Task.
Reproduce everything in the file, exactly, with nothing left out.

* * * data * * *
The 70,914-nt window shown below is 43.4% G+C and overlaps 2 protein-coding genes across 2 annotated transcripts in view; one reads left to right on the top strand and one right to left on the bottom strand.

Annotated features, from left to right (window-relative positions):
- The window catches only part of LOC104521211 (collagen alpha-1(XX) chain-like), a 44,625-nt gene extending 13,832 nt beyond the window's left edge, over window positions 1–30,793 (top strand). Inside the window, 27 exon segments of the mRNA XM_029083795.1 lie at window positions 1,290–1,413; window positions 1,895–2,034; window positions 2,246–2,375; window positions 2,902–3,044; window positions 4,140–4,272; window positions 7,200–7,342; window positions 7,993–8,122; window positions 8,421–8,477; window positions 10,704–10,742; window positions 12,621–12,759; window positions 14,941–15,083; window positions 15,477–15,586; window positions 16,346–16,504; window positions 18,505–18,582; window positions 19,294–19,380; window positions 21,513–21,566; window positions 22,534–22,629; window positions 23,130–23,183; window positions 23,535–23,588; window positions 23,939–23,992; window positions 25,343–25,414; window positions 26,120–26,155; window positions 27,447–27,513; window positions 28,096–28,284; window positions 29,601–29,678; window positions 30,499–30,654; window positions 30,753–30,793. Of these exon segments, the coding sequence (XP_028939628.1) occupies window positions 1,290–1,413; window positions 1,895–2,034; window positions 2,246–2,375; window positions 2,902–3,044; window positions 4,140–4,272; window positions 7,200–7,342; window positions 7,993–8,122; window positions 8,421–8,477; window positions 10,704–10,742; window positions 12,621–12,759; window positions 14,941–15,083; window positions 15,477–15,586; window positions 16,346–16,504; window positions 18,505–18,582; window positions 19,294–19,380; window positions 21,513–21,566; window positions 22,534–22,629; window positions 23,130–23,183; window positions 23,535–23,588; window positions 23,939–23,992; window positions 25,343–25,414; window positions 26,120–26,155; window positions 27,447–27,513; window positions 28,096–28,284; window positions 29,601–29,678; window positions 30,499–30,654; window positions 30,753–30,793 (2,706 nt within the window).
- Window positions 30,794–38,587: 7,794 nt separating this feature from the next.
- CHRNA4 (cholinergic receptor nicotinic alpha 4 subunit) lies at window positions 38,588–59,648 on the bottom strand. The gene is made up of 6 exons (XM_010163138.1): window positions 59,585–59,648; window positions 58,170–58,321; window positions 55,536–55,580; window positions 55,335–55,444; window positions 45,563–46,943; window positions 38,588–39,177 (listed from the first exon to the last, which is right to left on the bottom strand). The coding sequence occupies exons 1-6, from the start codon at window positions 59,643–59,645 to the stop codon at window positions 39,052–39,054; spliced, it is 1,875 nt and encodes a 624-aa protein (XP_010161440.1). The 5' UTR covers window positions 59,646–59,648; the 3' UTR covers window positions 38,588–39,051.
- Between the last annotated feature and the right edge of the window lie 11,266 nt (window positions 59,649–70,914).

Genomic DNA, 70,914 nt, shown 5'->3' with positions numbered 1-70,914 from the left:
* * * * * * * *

The 70,914-nt window shown below is 43.4% G+C and overlaps 2 protein-coding genes across 2 annotated transcripts in view; one reads left to right on the top strand and one right to left on the bottom strand.

Annotated features, from left to right (window-relative positions):
- The window catches only part of LOC104521211 (collagen alpha-1(XX) chain-like), a 44,625-nt gene extending 13,832 nt beyond the window's left edge, over window positions 1–30,793 (top strand). Inside the window, 27 exon segments of the mRNA XM_029083795.1 lie at window positions 1,290–1,413; window positions 1,895–2,034; window positions 2,246–2,375; window positions 2,902–3,044; window positions 4,140–4,272; window positions 7,200–7,342; window positions 7,993–8,122; window positions 8,421–8,477; window positions 10,704–10,742; window positions 12,621–12,759; window positions 14,941–15,083; window positions 15,477–15,586; window positions 16,346–16,504; window positions 18,505–18,582; window positions 19,294–19,380; window positions 21,513–21,566; window positions 22,534–22,629; window positions 23,130–23,183; window positions 23,535–23,588; window positions 23,939–23,992; window positions 25,343–25,414; window positions 26,120–26,155; window positions 27,447–27,513; window positions 28,096–28,284; window positions 29,601–29,678; window positions 30,499–30,654; window positions 30,753–30,793. Of these exon segments, the coding sequence (XP_028939628.1) occupies window positions 1,290–1,413; window positions 1,895–2,034; window positions 2,246–2,375; window positions 2,902–3,044; window positions 4,140–4,272; window positions 7,200–7,342; window positions 7,993–8,122; window positions 8,421–8,477; window positions 10,704–10,742; window positions 12,621–12,759; window positions 14,941–15,083; window positions 15,477–15,586; window positions 16,346–16,504; window positions 18,505–18,582; window positions 19,294–19,380; window positions 21,513–21,566; window positions 22,534–22,629; window positions 23,130–23,183; window positions 23,535–23,588; window positions 23,939–23,992; window positions 25,343–25,414; window positions 26,120–26,155; window positions 27,447–27,513; window positions 28,096–28,284; window positions 29,601–29,678; window positions 30,499–30,654; window positions 30,753–30,793 (2,706 nt within the window).
- Window positions 30,794–38,587: 7,794 nt separating this feature from the next.
- CHRNA4 (cholinergic receptor nicotinic alpha 4 subunit) lies at window positions 38,588–59,648 on the bottom strand. The gene is made up of 6 exons (XM_010163138.1): window positions 59,585–59,648; window positions 58,170–58,321; window positions 55,536–55,580; window positions 55,335–55,444; window positions 45,563–46,943; window positions 38,588–39,177 (listed from the first exon to the last, which is right to left on the bottom strand). The coding sequence occupies exons 1-6, from the start codon at window positions 59,643–59,645 to the stop codon at window positions 39,052–39,054; spliced, it is 1,875 nt and encodes a 624-aa protein (XP_010161440.1). The 5' UTR covers window positions 59,646–59,648; the 3' UTR covers window positions 38,588–39,051.
- Between the last annotated feature and the right edge of the window lie 11,266 nt (window positions 59,649–70,914).

Genomic DNA, 70,914 nt, shown 5'->3' with positions numbered 1-70,914 from the left: